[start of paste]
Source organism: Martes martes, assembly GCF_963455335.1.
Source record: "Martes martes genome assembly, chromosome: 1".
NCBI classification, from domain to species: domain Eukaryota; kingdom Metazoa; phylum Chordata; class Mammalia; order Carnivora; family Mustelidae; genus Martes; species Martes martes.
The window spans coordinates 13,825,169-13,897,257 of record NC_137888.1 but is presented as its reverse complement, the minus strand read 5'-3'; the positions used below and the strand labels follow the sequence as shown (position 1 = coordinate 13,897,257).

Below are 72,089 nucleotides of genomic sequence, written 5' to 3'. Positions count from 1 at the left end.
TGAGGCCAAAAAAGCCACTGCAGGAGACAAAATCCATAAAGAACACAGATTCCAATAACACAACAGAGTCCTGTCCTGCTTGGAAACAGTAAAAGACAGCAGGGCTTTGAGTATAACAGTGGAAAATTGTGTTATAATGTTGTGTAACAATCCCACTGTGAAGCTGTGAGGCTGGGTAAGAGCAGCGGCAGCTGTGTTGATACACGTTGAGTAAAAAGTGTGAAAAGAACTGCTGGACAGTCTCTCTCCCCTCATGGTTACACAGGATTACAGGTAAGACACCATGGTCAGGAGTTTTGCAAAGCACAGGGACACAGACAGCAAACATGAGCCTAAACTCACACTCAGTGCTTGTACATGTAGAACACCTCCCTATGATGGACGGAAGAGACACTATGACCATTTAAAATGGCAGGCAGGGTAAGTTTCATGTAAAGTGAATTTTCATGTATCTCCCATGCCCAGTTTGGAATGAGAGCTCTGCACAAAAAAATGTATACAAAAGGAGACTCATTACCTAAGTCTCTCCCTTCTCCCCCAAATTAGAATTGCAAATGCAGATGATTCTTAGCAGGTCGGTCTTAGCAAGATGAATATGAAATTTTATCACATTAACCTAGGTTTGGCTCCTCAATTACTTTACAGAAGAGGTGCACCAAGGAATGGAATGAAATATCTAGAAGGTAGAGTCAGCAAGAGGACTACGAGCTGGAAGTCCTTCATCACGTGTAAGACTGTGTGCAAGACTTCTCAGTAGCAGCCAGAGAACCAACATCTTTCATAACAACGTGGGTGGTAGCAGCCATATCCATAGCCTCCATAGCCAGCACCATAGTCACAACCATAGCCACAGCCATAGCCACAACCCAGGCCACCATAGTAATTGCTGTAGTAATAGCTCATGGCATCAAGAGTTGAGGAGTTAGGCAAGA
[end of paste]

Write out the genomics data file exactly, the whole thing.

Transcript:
Source organism: Martes martes, assembly GCF_963455335.1.
Source record: "Martes martes genome assembly, chromosome: 1".
NCBI classification, from domain to species: domain Eukaryota; kingdom Metazoa; phylum Chordata; class Mammalia; order Carnivora; family Mustelidae; genus Martes; species Martes martes.
The window spans coordinates 13,825,169-13,897,257 of record NC_137888.1 but is presented as its reverse complement, the minus strand read 5'-3'; the positions used below and the strand labels follow the sequence as shown (position 1 = coordinate 13,897,257).

Below are 72,089 nucleotides of genomic sequence, written 5' to 3'. Positions count from 1 at the left end.
TGAGGCCAAAAAAGCCACTGCAGGAGACAAAATCCATAAAGAACACAGATTCCAATAACACAACAGAGTCCTGTCCTGCTTGGAAACAGTAAAAGACAGCAGGGCTTTGAGTATAACAGTGGAAAATTGTGTTATAATGTTGTGTAACAATCCCACTGTGAAGCTGTGAGGCTGGGTAAGAGCAGCGGCAGCTGTGTTGATACACGTTGAGTAAAAAGTGTGAAAAGAACTGCTGGACAGTCTCTCTCCCCTCATGGTTACACAGGATTACAGGTAAGACACCATGGTCAGGAGTTTTGCAAAGCACAGGGACACAGACAGCAAACATGAGCCTAAACTCACACTCAGTGCTTGTACATGTAGAACACCTCCCTATGATGGACGGAAGAGACACTATGACCATTTAAAATGGCAGGCAGGGTAAGTTTCATGTAAAGTGAATTTTCATGTATCTCCCATGCCCAGTTTGGAATGAGAGCTCTGCACAAAAAAATGTATACAAAAGGAGACTCATTACCTAAGTCTCTCCCTTCTCCCCCAAATTAGAATTGCAAATGCAGATGATTCTTAGCAGGTCGGTCTTAGCAAGATGAATATGAAATTTTATCACATTAACCTAGGTTTGGCTCCTCAATTACTTTACAGAAGAGGTGCACCAAGGAATGGAATGAAATATCTAGAAGGTAGAGTCAGCAAGAGGACTACGAGCTGGAAGTCCTTCATCACGTGTAAGACTGTGTGCAAGACTTCTCAGTAGCAGCCAGAGAACCAACATCTTTCATAACAACGTGGGTGGTAGCAGCCATATCCATAGCCTCCATAGCCAGCACCATAGTCACAACCATAGCCACAGCCATAGCCACAACCCAGGCCACCATAGTAATTGCTGTAGTAATAGCTCATGGCATCAAGAGTTGAGGAGTTAGGCAAGA